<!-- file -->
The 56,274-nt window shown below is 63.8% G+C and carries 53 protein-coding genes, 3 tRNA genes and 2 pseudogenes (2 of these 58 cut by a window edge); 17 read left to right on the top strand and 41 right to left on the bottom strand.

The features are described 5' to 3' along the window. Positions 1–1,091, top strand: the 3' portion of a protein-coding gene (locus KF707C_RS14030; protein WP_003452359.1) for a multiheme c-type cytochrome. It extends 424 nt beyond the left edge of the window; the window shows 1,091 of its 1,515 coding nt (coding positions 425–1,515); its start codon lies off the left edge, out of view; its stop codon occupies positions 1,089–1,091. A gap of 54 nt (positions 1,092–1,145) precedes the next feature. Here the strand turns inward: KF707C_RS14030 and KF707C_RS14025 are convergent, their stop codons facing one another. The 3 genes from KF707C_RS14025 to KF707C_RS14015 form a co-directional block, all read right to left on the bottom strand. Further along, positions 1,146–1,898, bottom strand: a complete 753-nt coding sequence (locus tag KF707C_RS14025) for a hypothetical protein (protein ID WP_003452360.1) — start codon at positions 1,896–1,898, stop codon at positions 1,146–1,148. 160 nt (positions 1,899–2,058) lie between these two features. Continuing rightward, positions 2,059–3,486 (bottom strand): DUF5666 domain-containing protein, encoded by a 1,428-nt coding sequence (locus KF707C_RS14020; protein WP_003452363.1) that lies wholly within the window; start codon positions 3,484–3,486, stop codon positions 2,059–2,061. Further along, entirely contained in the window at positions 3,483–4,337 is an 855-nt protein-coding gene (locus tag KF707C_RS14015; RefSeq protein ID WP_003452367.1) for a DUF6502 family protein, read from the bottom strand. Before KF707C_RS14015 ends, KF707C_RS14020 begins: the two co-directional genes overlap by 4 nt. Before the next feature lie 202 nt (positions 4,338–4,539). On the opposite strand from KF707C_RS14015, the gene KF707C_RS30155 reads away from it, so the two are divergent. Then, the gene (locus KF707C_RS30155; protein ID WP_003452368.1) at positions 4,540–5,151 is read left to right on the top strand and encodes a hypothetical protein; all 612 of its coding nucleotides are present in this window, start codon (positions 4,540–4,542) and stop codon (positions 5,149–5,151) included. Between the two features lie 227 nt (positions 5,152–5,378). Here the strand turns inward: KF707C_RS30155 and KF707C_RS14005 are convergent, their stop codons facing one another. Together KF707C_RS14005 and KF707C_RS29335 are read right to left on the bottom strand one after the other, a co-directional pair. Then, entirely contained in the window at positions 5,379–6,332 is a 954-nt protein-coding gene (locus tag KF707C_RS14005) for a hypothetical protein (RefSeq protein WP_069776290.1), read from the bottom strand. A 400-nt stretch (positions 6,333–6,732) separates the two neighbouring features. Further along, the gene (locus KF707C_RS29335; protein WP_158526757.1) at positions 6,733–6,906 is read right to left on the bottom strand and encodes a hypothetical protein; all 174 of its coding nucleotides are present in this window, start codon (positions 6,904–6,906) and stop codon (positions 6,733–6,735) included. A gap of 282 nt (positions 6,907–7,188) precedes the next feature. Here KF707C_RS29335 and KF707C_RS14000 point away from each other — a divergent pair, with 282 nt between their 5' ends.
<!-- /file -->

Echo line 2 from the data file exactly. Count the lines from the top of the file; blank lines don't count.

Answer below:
The features are described 5' to 3' along the window. Positions 1–1,091, top strand: the 3' portion of a protein-coding gene (locus KF707C_RS14030; protein WP_003452359.1) for a multiheme c-type cytochrome. It extends 424 nt beyond the left edge of the window; the window shows 1,091 of its 1,515 coding nt (coding positions 425–1,515); its start codon lies off the left edge, out of view; its stop codon occupies positions 1,089–1,091. A gap of 54 nt (positions 1,092–1,145) precedes the next feature. Here the strand turns inward: KF707C_RS14030 and KF707C_RS14025 are convergent, their stop codons facing one another. The 3 genes from KF707C_RS14025 to KF707C_RS14015 form a co-directional block, all read right to left on the bottom strand. Further along, positions 1,146–1,898, bottom strand: a complete 753-nt coding sequence (locus tag KF707C_RS14025) for a hypothetical protein (protein ID WP_003452360.1) — start codon at positions 1,896–1,898, stop codon at positions 1,146–1,148. 160 nt (positions 1,899–2,058) lie between these two features. Continuing rightward, positions 2,059–3,486 (bottom strand): DUF5666 domain-containing protein, encoded by a 1,428-nt coding sequence (locus KF707C_RS14020; protein WP_003452363.1) that lies wholly within the window; start codon positions 3,484–3,486, stop codon positions 2,059–2,061. Further along, entirely contained in the window at positions 3,483–4,337 is an 855-nt protein-coding gene (locus tag KF707C_RS14015; RefSeq protein ID WP_003452367.1) for a DUF6502 family protein, read from the bottom strand. Before KF707C_RS14015 ends, KF707C_RS14020 begins: the two co-directional genes overlap by 4 nt. Before the next feature lie 202 nt (positions 4,338–4,539). On the opposite strand from KF707C_RS14015, the gene KF707C_RS30155 reads away from it, so the two are divergent. Then, the gene (locus KF707C_RS30155; protein ID WP_003452368.1) at positions 4,540–5,151 is read left to right on the top strand and encodes a hypothetical protein; all 612 of its coding nucleotides are present in this window, start codon (positions 4,540–4,542) and stop codon (positions 5,149–5,151) included. Between the two features lie 227 nt (positions 5,152–5,378). Here the strand turns inward: KF707C_RS30155 and KF707C_RS14005 are convergent, their stop codons facing one another. Together KF707C_RS14005 and KF707C_RS29335 are read right to left on the bottom strand one after the other, a co-directional pair. Then, entirely contained in the window at positions 5,379–6,332 is a 954-nt protein-coding gene (locus tag KF707C_RS14005) for a hypothetical protein (RefSeq protein WP_069776290.1), read from the bottom strand. A 400-nt stretch (positions 6,333–6,732) separates the two neighbouring features. Further along, the gene (locus KF707C_RS29335; protein WP_158526757.1) at positions 6,733–6,906 is read right to left on the bottom strand and encodes a hypothetical protein; all 174 of its coding nucleotides are present in this window, start codon (positions 6,904–6,906) and stop codon (positions 6,733–6,735) included. A gap of 282 nt (positions 6,907–7,188) precedes the next feature. Here KF707C_RS29335 and KF707C_RS14000 point away from each other — a divergent pair, with 282 nt between their 5' ends.